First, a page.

I’ve been thinking a bit about the different ways platforms handle html and web content recently.  Probably because I’m right in the middle of working on my company’s Customer Center and struggling to shift from the work I’ve done recently in PHP to the ASP.Net platform my company uses.

PHP supports a model that’s a lot closer to the way I think, though I don’t know if it’s actually a good model.  You create your page, include other pages to fill in chunks of that page (like loading the header and footer) and, when needed, slap in some code amidst the page itself to dynamically load pieces.  If you need a person’s name to appear in the top of the page when they’ve logged in, you can just put in the function call to getUserName(); and whatever that function returns gets put into the page.  It’s a very procedural way of thinking through your page, and it’s comfortable.

ASP.Net – the default way,  not their newer Model-View-Controller pattern – does things in this weird hybrid way that’s a totally uncomfortable way of thinking.  You still create your base page – index.aspx or whatever – and into that page you can stick includes for other code and you can also call a templated header/footer file like you would in PHP.  But the implementation is oddly circular.  In an effort to avoid a separate header and footer file, ASP.Net uses Master Pages.   Unlike PHP, you don’t get to say, on the page itself, “Stick the header here, then do this other stuff, then stick the footer here.”

Instead you build a Master Page that you lay out like a normal page, except that where the content would go, you put an asp:contentplaceholder tag.  Then, at the top of the actual page, when you’re declaring the namespace for the page and where the code file lies, you say, essentially “Use this Master Page” which tells ASP.Net to take everything you wrote on the actual page and shove it into the place where the contentplaceholder tag is sitting.  It makes a sort of sense, but it forces you to think about the page layout from two different directions, and to build your actual code in a way that doesn’t map to the way the page will look when it’s done.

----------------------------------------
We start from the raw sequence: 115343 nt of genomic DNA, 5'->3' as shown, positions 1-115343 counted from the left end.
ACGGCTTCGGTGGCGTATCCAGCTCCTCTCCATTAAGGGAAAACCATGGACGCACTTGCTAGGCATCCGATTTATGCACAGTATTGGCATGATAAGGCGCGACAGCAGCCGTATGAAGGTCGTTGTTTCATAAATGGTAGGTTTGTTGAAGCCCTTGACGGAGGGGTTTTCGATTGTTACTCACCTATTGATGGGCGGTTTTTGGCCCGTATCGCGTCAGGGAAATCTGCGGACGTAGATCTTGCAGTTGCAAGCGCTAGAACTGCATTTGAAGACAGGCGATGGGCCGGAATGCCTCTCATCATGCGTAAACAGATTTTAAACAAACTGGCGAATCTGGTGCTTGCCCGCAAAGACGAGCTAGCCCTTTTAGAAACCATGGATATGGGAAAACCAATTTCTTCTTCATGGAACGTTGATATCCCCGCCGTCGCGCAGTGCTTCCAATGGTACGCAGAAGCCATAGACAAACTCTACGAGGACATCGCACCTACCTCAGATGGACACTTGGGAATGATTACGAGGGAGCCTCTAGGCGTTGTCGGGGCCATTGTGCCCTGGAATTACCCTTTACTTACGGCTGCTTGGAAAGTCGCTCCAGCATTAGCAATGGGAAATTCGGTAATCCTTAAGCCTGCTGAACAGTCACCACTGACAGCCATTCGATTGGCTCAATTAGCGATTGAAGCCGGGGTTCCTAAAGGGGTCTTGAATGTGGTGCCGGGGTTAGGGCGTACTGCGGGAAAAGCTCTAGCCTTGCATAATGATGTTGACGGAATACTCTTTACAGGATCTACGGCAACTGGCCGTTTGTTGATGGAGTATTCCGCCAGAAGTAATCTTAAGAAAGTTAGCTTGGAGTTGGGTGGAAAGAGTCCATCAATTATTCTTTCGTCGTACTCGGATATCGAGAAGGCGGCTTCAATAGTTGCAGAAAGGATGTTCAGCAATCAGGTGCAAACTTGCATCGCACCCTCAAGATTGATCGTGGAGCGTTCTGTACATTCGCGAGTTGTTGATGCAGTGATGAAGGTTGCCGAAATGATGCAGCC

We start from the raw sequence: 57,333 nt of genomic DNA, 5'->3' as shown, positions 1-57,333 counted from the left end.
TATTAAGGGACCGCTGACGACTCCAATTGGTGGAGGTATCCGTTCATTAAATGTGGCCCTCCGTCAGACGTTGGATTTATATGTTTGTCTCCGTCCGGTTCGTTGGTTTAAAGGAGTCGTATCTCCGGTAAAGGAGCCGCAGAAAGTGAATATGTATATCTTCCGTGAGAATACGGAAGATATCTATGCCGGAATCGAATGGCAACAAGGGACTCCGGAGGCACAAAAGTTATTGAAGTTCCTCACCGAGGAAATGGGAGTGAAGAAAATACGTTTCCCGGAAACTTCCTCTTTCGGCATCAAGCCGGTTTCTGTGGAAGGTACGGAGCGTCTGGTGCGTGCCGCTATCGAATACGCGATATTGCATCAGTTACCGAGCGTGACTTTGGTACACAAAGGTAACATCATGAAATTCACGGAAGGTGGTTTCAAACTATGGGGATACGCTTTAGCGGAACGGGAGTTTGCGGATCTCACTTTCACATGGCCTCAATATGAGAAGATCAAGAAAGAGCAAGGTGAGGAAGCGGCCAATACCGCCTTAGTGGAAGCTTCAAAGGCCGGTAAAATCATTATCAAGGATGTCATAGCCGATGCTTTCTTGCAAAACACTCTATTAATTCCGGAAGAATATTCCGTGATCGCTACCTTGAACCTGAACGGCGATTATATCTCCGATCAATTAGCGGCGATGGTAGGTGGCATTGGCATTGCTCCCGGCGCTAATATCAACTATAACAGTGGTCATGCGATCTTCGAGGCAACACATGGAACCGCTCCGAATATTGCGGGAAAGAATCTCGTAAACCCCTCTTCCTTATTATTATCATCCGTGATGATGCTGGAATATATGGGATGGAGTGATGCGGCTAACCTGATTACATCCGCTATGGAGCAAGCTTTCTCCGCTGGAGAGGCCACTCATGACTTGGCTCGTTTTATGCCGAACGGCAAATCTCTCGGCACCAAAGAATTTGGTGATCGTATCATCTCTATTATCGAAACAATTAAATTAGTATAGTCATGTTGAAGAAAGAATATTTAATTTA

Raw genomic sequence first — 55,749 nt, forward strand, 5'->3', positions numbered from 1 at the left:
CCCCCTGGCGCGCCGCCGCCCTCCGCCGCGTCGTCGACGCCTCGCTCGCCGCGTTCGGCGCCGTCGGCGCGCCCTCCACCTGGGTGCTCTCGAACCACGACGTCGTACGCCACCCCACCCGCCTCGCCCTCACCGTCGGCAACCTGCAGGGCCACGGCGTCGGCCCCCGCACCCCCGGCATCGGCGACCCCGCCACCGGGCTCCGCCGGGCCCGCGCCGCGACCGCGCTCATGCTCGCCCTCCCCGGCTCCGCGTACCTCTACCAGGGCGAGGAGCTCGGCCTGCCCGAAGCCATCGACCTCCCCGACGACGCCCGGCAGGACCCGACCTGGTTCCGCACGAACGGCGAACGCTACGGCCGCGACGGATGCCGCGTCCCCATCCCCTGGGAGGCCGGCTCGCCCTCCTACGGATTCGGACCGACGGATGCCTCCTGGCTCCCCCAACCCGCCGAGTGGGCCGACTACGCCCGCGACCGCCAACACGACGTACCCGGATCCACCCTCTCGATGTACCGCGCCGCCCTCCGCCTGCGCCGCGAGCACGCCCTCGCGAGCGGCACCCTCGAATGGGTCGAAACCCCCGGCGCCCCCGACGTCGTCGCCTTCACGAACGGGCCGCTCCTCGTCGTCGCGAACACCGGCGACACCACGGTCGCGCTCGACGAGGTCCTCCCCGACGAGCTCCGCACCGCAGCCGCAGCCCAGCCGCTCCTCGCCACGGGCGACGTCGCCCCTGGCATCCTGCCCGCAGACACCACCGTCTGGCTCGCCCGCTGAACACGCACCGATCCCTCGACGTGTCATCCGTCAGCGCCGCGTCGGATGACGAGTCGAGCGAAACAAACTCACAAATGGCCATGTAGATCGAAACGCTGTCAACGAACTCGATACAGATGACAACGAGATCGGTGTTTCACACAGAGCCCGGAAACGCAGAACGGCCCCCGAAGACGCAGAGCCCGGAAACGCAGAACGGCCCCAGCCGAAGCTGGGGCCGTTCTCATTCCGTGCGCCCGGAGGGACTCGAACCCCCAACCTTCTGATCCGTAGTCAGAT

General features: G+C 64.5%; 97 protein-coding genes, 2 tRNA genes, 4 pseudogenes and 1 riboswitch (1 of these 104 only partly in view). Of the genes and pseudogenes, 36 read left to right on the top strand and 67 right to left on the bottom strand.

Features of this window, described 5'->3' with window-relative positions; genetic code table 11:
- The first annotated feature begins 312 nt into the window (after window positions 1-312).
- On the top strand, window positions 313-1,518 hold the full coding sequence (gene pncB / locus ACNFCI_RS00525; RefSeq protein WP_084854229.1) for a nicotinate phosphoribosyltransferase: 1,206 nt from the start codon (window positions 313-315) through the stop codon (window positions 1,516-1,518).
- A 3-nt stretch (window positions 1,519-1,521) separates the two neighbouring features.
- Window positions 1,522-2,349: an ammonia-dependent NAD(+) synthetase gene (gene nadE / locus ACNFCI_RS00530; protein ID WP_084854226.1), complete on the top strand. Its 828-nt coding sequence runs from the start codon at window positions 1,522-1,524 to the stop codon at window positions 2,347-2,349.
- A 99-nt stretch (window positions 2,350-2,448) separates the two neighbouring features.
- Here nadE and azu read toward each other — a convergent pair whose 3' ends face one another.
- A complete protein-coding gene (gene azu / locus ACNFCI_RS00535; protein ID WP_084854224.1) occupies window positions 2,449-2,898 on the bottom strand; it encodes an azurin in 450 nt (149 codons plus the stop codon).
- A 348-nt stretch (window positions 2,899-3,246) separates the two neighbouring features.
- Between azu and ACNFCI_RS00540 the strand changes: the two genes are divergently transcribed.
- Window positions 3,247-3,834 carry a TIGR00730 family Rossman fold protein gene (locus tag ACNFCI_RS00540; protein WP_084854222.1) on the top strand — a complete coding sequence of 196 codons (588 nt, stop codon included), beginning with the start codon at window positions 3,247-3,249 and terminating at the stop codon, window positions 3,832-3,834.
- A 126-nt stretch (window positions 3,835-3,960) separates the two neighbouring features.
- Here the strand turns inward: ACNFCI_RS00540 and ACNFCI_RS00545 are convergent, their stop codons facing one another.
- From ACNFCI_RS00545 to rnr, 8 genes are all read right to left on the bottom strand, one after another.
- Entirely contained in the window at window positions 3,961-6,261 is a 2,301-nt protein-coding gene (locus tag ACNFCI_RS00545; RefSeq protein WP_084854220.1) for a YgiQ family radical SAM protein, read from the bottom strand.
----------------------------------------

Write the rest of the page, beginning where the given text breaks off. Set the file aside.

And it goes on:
This isn’t helped by the fact that additional included code is done using User Controls, that feel like another type of file just to have a different type of file.  I guess it’s comfortable if you need a certain amount of forced abstraction, but it makes for pages that are really hard to pick apart.  Nor does the ASP.Net model of separating the HTML part of the page from the code itself help with the clarity.  They’ve got a fancy term for it – Code Behind – but it just means more time figuring out what’s loading and in what order.

PHP’s model certainly does not reward clarity, nor does it punish obscurity, but my experience with ASP.Net is that it enforces a certain opacity that isn’t good for development.  The model works – I’ve used it for years and gotten good work done with it – but it’s uncomfortable.

But is it wrong?  Is PHP’s procedurally minded comfort just a crutch?  And is Model-View-Controller, which I haven’t delved into yet, a help or is it just another flawed abstraction that confuses as much as it clarifies?  The whole nature of web development is coming up with ways of building templates that we can easily shove different things into as we need.  What works for you? Anything? Nothing?

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